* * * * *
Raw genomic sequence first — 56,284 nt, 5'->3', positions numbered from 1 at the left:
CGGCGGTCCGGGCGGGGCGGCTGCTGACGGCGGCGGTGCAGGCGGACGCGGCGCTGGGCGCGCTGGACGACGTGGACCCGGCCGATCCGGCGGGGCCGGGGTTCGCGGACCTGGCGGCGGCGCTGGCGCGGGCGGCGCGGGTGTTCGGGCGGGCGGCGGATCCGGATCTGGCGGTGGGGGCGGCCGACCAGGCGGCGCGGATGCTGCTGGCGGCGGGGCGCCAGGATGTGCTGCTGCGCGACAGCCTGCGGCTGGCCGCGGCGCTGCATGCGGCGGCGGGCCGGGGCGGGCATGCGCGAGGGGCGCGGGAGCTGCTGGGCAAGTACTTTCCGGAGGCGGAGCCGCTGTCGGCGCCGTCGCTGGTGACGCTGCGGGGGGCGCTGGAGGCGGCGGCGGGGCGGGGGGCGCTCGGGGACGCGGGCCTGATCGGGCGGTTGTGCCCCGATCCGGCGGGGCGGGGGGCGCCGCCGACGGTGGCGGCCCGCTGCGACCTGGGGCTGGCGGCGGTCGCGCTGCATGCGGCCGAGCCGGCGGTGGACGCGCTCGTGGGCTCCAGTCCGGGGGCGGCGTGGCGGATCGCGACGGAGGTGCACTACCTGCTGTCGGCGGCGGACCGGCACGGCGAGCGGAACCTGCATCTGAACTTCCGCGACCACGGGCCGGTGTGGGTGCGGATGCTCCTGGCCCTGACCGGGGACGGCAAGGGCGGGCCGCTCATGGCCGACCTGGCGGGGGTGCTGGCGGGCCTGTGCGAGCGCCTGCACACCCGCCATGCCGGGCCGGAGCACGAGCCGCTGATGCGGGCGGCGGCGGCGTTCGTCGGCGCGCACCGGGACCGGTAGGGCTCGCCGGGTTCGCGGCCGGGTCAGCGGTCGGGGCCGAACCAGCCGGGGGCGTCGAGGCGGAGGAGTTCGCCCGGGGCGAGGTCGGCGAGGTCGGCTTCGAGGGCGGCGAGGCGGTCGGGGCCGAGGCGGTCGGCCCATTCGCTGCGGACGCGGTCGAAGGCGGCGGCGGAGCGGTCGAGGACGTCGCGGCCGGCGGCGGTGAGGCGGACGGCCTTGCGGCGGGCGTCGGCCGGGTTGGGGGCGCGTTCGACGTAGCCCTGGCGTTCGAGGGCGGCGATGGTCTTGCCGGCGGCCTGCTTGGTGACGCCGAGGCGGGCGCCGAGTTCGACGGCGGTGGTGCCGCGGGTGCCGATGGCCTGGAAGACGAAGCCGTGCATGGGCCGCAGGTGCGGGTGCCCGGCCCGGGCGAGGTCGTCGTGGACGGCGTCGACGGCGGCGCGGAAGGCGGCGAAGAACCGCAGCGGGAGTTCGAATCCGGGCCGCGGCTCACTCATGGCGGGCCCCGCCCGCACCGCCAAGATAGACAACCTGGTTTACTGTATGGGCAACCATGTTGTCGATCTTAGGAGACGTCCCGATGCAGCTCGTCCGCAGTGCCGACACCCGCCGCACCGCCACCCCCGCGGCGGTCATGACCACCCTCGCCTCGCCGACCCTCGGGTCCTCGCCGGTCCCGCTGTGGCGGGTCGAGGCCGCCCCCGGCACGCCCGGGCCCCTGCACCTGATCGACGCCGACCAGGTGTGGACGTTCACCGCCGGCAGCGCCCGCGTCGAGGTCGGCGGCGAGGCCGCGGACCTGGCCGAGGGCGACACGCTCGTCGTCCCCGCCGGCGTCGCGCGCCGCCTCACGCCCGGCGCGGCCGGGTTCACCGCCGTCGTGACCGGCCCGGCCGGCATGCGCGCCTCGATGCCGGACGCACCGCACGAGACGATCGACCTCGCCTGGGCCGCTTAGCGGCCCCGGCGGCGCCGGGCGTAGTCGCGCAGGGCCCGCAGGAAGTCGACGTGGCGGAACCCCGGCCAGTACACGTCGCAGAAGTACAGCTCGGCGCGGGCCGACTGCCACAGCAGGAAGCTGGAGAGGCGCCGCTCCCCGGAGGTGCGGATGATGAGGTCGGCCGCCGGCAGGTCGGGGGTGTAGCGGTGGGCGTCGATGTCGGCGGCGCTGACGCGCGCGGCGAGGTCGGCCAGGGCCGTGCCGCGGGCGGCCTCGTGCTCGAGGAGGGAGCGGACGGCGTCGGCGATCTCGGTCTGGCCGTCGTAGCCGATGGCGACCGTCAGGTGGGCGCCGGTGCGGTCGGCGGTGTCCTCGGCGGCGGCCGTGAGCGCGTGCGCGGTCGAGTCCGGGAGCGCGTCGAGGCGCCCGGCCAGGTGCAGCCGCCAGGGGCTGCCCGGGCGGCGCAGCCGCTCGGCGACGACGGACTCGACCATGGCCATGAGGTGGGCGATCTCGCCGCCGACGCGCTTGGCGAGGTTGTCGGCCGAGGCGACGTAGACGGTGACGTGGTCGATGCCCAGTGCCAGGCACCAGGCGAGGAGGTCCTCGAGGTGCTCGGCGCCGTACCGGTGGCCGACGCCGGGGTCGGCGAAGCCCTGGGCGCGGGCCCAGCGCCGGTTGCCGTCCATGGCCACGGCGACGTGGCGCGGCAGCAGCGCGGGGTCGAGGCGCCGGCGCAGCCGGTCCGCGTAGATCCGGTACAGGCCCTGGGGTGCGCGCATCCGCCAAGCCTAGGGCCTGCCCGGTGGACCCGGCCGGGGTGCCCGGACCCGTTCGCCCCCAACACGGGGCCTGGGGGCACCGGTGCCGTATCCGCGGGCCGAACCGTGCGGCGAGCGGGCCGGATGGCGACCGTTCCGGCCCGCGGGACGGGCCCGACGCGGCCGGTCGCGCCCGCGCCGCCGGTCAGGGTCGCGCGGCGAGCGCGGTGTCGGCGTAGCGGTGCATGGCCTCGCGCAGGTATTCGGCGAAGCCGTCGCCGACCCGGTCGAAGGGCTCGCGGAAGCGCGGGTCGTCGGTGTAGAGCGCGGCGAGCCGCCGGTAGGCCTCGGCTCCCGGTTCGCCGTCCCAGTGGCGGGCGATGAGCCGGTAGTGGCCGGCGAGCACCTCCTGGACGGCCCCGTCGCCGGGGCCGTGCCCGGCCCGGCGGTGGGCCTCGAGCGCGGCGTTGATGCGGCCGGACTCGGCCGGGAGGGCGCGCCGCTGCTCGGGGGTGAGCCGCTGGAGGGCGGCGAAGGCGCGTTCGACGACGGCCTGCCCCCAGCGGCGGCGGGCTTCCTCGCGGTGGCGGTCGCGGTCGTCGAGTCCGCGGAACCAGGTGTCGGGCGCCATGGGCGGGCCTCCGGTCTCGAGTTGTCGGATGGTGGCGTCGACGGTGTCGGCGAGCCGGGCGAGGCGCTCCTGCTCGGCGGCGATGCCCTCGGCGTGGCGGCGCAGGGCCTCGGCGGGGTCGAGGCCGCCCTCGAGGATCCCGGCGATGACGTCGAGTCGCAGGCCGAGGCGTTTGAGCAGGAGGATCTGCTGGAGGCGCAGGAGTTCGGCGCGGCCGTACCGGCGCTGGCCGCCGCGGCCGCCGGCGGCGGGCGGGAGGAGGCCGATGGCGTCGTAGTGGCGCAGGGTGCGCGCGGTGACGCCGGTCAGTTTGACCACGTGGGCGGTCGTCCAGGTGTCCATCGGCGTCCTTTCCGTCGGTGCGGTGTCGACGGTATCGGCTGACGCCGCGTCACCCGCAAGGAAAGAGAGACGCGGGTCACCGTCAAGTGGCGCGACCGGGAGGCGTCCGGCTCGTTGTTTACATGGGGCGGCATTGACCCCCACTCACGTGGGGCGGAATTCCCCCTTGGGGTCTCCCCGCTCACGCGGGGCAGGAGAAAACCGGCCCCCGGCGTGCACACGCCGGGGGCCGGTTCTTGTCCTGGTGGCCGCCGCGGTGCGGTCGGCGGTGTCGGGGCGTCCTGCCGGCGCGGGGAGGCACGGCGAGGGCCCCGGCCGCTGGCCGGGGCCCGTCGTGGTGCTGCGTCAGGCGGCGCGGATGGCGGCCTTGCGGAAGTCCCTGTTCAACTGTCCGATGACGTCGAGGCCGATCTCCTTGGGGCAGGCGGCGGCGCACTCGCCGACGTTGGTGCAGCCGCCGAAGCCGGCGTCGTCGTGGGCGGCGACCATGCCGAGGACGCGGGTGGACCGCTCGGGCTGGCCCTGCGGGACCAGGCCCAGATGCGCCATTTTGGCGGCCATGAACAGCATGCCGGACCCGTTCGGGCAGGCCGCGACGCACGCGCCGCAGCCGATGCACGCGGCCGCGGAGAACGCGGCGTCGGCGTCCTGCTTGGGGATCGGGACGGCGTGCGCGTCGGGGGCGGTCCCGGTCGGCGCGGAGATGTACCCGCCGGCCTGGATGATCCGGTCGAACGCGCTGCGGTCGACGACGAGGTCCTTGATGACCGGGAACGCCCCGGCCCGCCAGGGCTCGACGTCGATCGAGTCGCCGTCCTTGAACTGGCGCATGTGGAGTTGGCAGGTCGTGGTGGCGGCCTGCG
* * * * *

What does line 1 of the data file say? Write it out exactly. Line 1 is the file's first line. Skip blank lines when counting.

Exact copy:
Raw genomic sequence first — 56,284 nt, 5'->3', positions numbered from 1 at the left: